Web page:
Protocol for processing a
vehicle for physical evidence
The protocol is based on ICSIA’s Crime Scene Processing Protocol.
Interview, examine, photograph, sketch and process
1. Obtain all information regarding the vehicle in question. (who,what,how,where)
2. Examine the vehicle to verify it is the correct vehicle and make thorough notes of your observations of the exterior and interior condition of the vehicle.
3. Photograph the entire vehicle, inside and out, engine compartment and trunk, vehicle ID and all tire patterns.
4. Use a vehicle diagram to identify where evidence was recovered.
5. Process the vehicle for physical and testimonial evidence.
a. Non destructive to destructive methods.
b. Examine the vehicle with a white light, and forensic light source.
c. Identify, remove and process items not associated to the vehicle.
d. Recover trace evidence by taping the vehicle’s seats, floor, and trunk.
e. Photograph and recover by swabbing or removing any suspicious stains.
i. Blood marks, patterns
ii. Seminal or Vagina Fluid
iii. Other suspicious stains.
f. Swab the textured surfaces for DNA potential. This includes but not limited to; steering wheel, dash, inside door handle and gear shift.
g. Process vehicle for latent and patent prints.
i. Superglue fume if possible.
ii. Use contrasting powders to process for ridge detail.
iii. Photograph all prints prior to recovering them.
iv. Lift the prints and properly mark the backer cards with exhibit number, case information and where the lift was recovered.
1. If using fluorescent powder mark the lifts with "FLO"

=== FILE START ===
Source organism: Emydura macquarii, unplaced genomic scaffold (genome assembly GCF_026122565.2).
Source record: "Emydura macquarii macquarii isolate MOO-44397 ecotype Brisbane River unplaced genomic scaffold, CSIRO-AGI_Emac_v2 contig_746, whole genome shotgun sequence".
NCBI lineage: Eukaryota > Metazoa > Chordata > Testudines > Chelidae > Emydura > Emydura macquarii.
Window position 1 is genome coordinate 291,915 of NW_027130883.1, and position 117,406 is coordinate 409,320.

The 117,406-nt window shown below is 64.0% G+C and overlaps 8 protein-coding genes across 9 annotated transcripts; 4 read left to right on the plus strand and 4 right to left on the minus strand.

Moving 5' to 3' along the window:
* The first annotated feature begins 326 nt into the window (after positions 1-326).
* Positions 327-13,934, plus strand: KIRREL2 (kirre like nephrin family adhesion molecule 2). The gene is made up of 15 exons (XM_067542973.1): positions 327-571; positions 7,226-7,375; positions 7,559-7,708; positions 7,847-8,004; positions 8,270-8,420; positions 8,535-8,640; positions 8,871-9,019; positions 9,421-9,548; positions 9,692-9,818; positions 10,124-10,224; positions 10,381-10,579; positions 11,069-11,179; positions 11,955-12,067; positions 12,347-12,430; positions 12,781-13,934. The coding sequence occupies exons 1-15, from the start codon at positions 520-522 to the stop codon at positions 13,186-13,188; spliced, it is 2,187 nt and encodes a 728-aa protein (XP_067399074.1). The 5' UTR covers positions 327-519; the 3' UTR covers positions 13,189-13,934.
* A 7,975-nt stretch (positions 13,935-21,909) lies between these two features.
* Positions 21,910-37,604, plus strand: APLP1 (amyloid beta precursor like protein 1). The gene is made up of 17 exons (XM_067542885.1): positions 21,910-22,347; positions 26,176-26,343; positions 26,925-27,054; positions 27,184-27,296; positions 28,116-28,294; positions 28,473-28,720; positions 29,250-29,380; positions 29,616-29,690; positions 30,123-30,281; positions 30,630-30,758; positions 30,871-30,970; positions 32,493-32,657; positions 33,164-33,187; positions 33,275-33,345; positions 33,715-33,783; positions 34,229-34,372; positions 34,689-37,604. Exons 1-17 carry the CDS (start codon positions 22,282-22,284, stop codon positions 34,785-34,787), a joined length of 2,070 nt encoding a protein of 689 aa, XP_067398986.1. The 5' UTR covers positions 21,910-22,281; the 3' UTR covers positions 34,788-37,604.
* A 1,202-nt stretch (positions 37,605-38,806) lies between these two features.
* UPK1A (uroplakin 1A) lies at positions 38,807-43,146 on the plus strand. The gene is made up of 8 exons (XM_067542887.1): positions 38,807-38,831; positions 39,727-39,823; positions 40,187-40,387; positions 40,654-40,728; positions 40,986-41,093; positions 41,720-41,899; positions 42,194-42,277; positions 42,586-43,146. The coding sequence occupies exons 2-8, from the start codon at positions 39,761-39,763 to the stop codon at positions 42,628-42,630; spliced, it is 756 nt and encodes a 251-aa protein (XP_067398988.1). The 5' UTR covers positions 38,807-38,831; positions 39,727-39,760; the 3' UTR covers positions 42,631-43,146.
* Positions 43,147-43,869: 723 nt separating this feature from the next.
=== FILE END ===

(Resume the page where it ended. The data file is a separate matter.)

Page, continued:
2. Always indicate on lift with an arrow the direction of up or away from you for proper viewing orientation.
h. Chemical process when required for blood patterns and latent prints.
6. Package all evidence in paper, properly mark and seal.
If possible the exterior of the vehicle should be processed prior to moving the vehicle to another location. Always consider the Secondary Scene.
The vehicle to be processed must be secured properly to preserve the integrity of the evidence. The vehicle should be transported to a location and not driven.
The location for the processing of the vehicle must be sufficient to allow access to all compartments of the vehicle. This means sufficient room to open all doors, trunk and hood PLUS room for movement around the vehicle with the compartments opened.
Elimination prints (Major case prints) must be obtained from those who have legal access to the vehicle and if bodily fluid is found then elimination DNA should also be collected